The United States is the only industrialized nation without a formal policy that guarantees workers paid time off when they become new parents. To support healthy families and strengthen the economy, cities should consider implementing paid parental leave policies.
Although the Family and Medical Leave Act guarantees eligible workers up to twelve weeks of unpaid leave per year for caregiving activities, only 14 percent of civilian workers have access to paid family leave.
Paid parental leave policies have been shown to promote wellness for both children and parents. For infants, paid parental leave is associated with decreased rates of low birthweight, fewer infant deaths, and increased rates of breastfeeding. Paid parental leave also has help benefits for new mothers including a reduced risk for experiencing symptoms of postpartum depression. For fathers, the length of leave offered is positively correlated with involvement with families.
Research shows paid parental leave also supports the economy. With paid leave options, families do not have to worry about risking financial insecurity and are less likely to have to use the social safety net. Within the private sector, paid parental leave improves worker productivity and retention, saving employers money by reducing turnover costs.
Several cities have enacted paid parental leave policies, including Austin, Texas and Kansas City, Missouri.
In 2013, the City of Austin became the first Texas city to offer paid parental leave. Under Austin’s program city employees are eligible take up to thirty days off at full pay for the birth and care of a child, or placement of a child for adoption or foster care. Parental leave may be used any time within a calendar year of the child’s birth or adoption or foster placement and can be taken all at once or dispersed throughout the year as needed. This can be very helpful to working parents who may want to stagger parental leave time to increase their time at home with their new family member. In tech-heavy Austin, thirty days of leave at full pay rivals perks from tech and Fortune 500 companies, which are more likely than government to offer access to paid family leave.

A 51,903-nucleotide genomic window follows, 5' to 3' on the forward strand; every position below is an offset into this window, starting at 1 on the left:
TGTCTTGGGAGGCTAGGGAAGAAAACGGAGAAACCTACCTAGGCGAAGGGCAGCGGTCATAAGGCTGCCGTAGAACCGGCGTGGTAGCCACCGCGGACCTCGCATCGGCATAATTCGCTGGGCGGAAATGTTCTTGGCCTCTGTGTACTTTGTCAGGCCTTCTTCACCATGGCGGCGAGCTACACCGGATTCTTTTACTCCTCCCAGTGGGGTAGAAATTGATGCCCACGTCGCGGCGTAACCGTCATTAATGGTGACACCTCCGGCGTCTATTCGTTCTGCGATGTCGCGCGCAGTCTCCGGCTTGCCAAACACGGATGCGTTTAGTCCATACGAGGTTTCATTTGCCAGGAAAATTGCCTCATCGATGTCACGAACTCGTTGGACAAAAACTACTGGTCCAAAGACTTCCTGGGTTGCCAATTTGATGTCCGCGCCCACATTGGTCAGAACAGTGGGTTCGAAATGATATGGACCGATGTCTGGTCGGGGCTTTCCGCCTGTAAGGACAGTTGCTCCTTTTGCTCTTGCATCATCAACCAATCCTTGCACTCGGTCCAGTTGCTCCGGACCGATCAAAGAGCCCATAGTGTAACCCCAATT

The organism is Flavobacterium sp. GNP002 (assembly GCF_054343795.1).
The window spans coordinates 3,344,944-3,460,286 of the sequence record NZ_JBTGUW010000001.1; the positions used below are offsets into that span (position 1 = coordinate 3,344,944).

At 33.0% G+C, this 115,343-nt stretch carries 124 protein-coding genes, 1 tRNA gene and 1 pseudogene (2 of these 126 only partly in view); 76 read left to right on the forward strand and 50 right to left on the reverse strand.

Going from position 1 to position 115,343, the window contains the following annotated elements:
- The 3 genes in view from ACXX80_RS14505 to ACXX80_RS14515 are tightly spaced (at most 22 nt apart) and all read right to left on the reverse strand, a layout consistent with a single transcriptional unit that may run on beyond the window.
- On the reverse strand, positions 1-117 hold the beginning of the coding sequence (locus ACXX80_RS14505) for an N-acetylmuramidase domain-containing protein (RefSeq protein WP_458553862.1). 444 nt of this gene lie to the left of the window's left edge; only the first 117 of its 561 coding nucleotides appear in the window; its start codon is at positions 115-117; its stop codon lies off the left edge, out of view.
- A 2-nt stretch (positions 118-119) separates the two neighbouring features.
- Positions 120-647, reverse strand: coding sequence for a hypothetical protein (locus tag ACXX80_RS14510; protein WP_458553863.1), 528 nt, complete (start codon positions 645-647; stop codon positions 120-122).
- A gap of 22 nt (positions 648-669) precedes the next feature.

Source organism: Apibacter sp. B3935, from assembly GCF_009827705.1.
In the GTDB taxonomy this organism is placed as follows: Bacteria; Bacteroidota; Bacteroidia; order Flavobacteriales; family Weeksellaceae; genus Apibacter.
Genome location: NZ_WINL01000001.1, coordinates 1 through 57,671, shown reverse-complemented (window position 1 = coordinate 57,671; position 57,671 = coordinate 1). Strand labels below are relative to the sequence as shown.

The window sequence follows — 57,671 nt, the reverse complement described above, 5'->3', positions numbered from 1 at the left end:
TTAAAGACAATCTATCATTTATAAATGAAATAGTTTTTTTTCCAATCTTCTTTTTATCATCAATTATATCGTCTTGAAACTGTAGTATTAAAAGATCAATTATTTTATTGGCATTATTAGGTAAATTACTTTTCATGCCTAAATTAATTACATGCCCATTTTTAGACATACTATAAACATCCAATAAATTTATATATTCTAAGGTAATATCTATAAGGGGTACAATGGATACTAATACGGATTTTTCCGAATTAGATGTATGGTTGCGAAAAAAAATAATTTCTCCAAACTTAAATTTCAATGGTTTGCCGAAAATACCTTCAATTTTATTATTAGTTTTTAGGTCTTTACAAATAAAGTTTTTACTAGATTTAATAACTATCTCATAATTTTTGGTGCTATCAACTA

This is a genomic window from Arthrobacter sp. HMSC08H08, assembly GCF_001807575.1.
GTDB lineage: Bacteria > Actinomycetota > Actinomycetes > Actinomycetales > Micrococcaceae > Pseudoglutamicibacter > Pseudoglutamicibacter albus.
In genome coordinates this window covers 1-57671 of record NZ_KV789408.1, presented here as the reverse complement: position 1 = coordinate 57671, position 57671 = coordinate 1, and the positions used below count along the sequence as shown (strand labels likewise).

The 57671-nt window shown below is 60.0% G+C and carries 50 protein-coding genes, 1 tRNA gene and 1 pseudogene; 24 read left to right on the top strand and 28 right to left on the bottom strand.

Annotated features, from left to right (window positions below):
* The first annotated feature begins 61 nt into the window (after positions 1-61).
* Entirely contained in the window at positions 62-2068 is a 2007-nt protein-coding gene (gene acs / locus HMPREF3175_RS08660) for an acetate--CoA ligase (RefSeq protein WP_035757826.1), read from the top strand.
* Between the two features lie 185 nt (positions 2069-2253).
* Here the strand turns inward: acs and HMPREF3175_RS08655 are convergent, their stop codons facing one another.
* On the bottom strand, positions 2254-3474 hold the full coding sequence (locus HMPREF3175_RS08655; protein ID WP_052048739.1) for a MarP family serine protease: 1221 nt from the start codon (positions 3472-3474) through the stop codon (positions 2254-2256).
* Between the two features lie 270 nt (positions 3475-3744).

In May, Austin Mayor Steve Adler and the Early Matters Greater Austin (EMGA) alliance of business leaders launched a Family-Friendly Workplace Toolkit. The toolkit notes some of the benefits of providing paid parental leave include improved talent attraction, and employee retention and engagement. This month the Austin City Council approved a resolution directing the city manager to conduct an assessment of the city’s employment practices and identify areas in which the city could improve to become a more family-friendly employer.
Kansas City, Missouri
In 2016, the City of Kansas City, Miss. introduced a paid parental leave policy. After viewing a screening of documentary The Raising of America and learning about the critical impact of paid leave on early childhood health, Mayor Sly James worked with the city manager’s office to survey employees about the city’s work culture. Employees strongly supported paid leave and in May 2016 the city’s comprehensive paid leave policy began offering regular and appointed city employees six weeks—and up to eight weeks in certain circumstances—of paid leave at full pay, due to the birth or adoption of a child.
In Kansas City, the Mayor’s Office, Women’s Foundation and the Society of Human Resource Management of Greater Kansas City worked to bring the When Work Works Initiative to Kansas City. The initiative recognizes local employers that create more flexible and effective workplaces, including those that implemented paid leave policies.
To learn more about NLC’s Cities Supporting a Strong Prenatal to Age 3 Agenda initiative and its Cities Supporting the Early Childhood Workforce initiative of which Austin and Kansas City participate respectively, visit the early childhood success programs in the Institute for Youth, Education, and Families.
About the Author: Vera Feeny is an associate for the cities connecting children to nature and early childhood success programs in NLC’s Institute for Youth, Education, and Families.